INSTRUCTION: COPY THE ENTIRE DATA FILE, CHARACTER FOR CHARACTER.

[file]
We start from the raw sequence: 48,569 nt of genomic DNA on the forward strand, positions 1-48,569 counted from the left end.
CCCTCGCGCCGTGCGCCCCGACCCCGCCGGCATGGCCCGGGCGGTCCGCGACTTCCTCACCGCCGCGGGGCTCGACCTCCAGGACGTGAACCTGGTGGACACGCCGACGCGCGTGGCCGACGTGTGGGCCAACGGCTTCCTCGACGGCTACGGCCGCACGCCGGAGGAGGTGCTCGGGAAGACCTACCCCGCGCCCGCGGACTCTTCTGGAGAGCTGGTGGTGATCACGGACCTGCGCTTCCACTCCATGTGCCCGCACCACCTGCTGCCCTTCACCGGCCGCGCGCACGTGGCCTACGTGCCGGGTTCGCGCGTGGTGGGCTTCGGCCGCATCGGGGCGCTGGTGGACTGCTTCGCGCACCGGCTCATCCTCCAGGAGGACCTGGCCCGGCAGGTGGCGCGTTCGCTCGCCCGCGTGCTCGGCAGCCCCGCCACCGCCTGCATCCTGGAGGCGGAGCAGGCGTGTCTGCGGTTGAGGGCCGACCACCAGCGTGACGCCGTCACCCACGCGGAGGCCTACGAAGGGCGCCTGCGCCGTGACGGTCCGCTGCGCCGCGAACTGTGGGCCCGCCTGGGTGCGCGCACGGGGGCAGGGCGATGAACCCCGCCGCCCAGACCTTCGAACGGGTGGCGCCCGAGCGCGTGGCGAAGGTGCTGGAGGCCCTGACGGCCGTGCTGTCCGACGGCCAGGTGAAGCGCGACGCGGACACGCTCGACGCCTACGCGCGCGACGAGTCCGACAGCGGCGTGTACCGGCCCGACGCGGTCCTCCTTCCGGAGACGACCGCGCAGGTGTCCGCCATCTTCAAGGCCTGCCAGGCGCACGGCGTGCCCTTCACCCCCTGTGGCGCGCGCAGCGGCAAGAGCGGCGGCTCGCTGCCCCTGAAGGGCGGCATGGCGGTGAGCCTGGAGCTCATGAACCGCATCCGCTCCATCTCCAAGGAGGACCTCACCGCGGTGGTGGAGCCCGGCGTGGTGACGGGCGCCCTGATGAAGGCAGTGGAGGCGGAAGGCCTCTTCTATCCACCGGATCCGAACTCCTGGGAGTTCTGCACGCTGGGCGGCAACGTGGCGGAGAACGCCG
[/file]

We start from the raw sequence: 48,569 nt of genomic DNA on the forward strand, positions 1-48,569 counted from the left end.
CCCTCGCGCCGTGCGCCCCGACCCCGCCGGCATGGCCCGGGCGGTCCGCGACTTCCTCACCGCCGCGGGGCTCGACCTCCAGGACGTGAACCTGGTGGACACGCCGACGCGCGTGGCCGACGTGTGGGCCAACGGCTTCCTCGACGGCTACGGCCGCACGCCGGAGGAGGTGCTCGGGAAGACCTACCCCGCGCCCGCGGACTCTTCTGGAGAGCTGGTGGTGATCACGGACCTGCGCTTCCACTCCATGTGCCCGCACCACCTGCTGCCCTTCACCGGCCGCGCGCACGTGGCCTACGTGCCGGGTTCGCGCGTGGTGGGCTTCGGCCGCATCGGGGCGCTGGTGGACTGCTTCGCGCACCGGCTCATCCTCCAGGAGGACCTGGCCCGGCAGGTGGCGCGTTCGCTCGCCCGCGTGCTCGGCAGCCCCGCCACCGCCTGCATCCTGGAGGCGGAGCAGGCGTGTCTGCGGTTGAGGGCCGACCACCAGCGTGACGCCGTCACCCACGCGGAGGCCTACGAAGGGCGCCTGCGCCGTGACGGTCCGCTGCGCCGCGAACTGTGGGCCCGCCTGGGTGCGCGCACGGGGGCAGGGCGATGAACCCCGCCGCCCAGACCTTCGAACGGGTGGCGCCCGAGCGCGTGGCGAAGGTGCTGGAGGCCCTGACGGCCGTGCTGTCCGACGGCCAGGTGAAGCGCGACGCGGACACGCTCGACGCCTACGCGCGCGACGAGTCCGACAGCGGCGTGTACCGGCCCGACGCGGTCCTCCTTCCGGAGACGACCGCGCAGGTGTCCGCCATCTTCAAGGCCTGCCAGGCGCACGGCGTGCCCTTCACCCCCTGTGGCGCGCGCAGCGGCAAGAGCGGCGGCTCGCTGCCCCTGAAGGGCGGCATGGCGGTGAGCCTGGAGCTCATGAACCGCATCCGCTCCATCTCCAAGGAGGACCTCACCGCGGTGGTGGAGCCCGGCGTGGTGACGGGCGCCCTGATGAAGGCAGTGGAGGCGGAAGGCCTCTTCTATCCACCGGATCCGAACTCCTGGGAGTTCTGCACGCTGGGCGGCAACGTGGCGGAGAACGCCG